Serious Questions Raised about the Management and Prevention of CTE in Sports
(The Editor’s Note: The following excerpt comes from an article written by Michael J. Perrotti, Ph.D., a concussion expert and frequent contributor to Concussion Litigation Reporter. The full article, as well as several other relevant articles (https://concussionpolicyandthelaw.com/2013/02/01/february-issue-of-concussion-litigation-reporter/), appears in the February issue of the Reporter.)
Recently the examination of the brain of Junior Seau revealed the diagnosis of chronic traumatic encephalopathy, or CTE. This diagnosis underlines the seriousness not only of repetitive brain trauma in professional sports and in military populations, but also raises continuing serious questions about the management and prevention of CTE in sports.
Introduction to Concepts: CTE, originally termed dementia pugilistica, is associated with memory disturbance, neurobehavioral disturbance, parkinsonism, and motor and speech abnormalities.
There has been increasing attention to neurological sequelae of concussive injuries in sports. While one has heard frequently of individuals having a “concussion” and then returning to play after the “concussion,” what is not realized is that players, as McKee et al. (2009) note, may experience thousands of subconcussive hits over the course of a single season. These are cumulative, and repetitive head trauma is applicable to athletes and military veterans.
Clinical Pathology: CTE was first introduced by Martland in 1928, who introduced the term “punch drunk” to a symptom complex related to repeated blows to the head. Symptoms of CTE are firstly deteriorations in functions of attention, concentration, and mnemic functions as well as disorientation and confusion occasionally accompanied by dizziness and headaches. Junior Seau frequently complained of headaches to peers. With progressive deterioration, additional symptoms, such as lack of insight, poor judgment, and dementia, become manifest. Severe cases are related to progressive slowing of muscular movements, gait disturbance, and speech disturbance. Corsellis et al. describe three stages of clinical deterioration. The first stage is characterized by affective disturbance and psychotic symptoms. Social instability, erratic behavior, memory loss, and initial symptoms of Parkinson’s appear during the second stage. The third stage consists of general cognitive dysfunction progressing to dementia and often accompanied by full-blown parkinsonism as well as speech and gait abnormalities.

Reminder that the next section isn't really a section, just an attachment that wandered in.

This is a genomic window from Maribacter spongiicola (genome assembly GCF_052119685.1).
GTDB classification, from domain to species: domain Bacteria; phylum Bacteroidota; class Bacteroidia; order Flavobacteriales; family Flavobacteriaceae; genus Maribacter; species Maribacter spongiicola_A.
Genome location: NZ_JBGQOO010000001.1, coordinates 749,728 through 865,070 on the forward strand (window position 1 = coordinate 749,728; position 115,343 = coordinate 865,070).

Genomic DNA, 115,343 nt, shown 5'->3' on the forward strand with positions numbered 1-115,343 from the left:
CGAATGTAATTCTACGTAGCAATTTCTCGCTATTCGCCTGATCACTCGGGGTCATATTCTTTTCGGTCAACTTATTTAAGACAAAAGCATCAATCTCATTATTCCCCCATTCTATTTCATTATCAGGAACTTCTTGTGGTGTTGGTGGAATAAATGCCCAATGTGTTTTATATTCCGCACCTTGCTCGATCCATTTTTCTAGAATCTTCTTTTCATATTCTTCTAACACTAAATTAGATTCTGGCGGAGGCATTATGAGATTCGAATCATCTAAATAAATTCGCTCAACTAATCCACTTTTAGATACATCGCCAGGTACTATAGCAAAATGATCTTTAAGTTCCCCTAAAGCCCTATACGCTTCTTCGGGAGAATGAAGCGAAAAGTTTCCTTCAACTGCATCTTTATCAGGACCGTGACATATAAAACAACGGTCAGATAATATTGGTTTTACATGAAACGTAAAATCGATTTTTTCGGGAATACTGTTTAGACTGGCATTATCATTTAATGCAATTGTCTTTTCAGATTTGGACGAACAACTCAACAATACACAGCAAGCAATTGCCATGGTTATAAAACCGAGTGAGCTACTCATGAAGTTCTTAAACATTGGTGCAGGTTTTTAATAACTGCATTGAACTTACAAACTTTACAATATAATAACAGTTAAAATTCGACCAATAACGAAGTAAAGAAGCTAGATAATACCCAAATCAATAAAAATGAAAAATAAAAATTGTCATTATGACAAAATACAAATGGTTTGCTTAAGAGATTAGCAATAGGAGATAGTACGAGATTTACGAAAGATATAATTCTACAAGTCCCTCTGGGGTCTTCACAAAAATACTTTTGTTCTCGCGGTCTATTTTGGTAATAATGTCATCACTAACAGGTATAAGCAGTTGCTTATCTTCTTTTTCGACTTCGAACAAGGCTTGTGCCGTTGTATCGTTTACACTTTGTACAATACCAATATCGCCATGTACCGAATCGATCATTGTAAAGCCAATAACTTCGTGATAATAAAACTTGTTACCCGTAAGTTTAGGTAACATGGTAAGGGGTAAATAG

Incidence: It is estimated that, in cases of repetitive concussion, there is mild traumatic brain injury (MTBI). At least 17% of these individuals develop CTE. Moreover, 1.6 to 3.8 million sports-related concussions occur annually in the U.S.
Prevention and Treatment: Of course, the most direct way to manage CTE and decrease incidents is to decrease the number of concussions or mild traumatic brain injuries by limiting exposure to trauma. The NFL is making some attempts at this, such as a second look at run backs after kickoffs as well as prescriptions against, or mandates against, helmet-to-helmet contact. However, from the players’ point of view, they are vocal in asking for independent medical personnel or independent health-care providers on the sidelines to make decisions about “concussions.”
Asymptomatic individuals have been shown to have persistent decreases in P300 amplitudes in response to an auditory stimulus at least five weeks after a concussion thereby casting doubt on the validity of the absence of symptoms as a guidepost. Neuropsychological tests have also helped provide estimates as to the appropriate time for athletes to return to play.
McKee et al. (2009) note that PET (positron emission tomography),,DTI (diffusion tensor imaging), and MRI (magnetic resonance imaging) studies have all shown abnormalities in concussed athletes or non-athletes with TBI lasting for two to four weeks. Thus, these studies indicate safe return-to-play guidelines might require at least four to six weeks to facilitate more complex recovery and protect from reinjury as a second concussion occurs much more frequently in the immediate period after a concussion. Animal studies note that there is expansion of brain injury and inhibition of functional recovery if the animal is subjected to overactivity within the first week.
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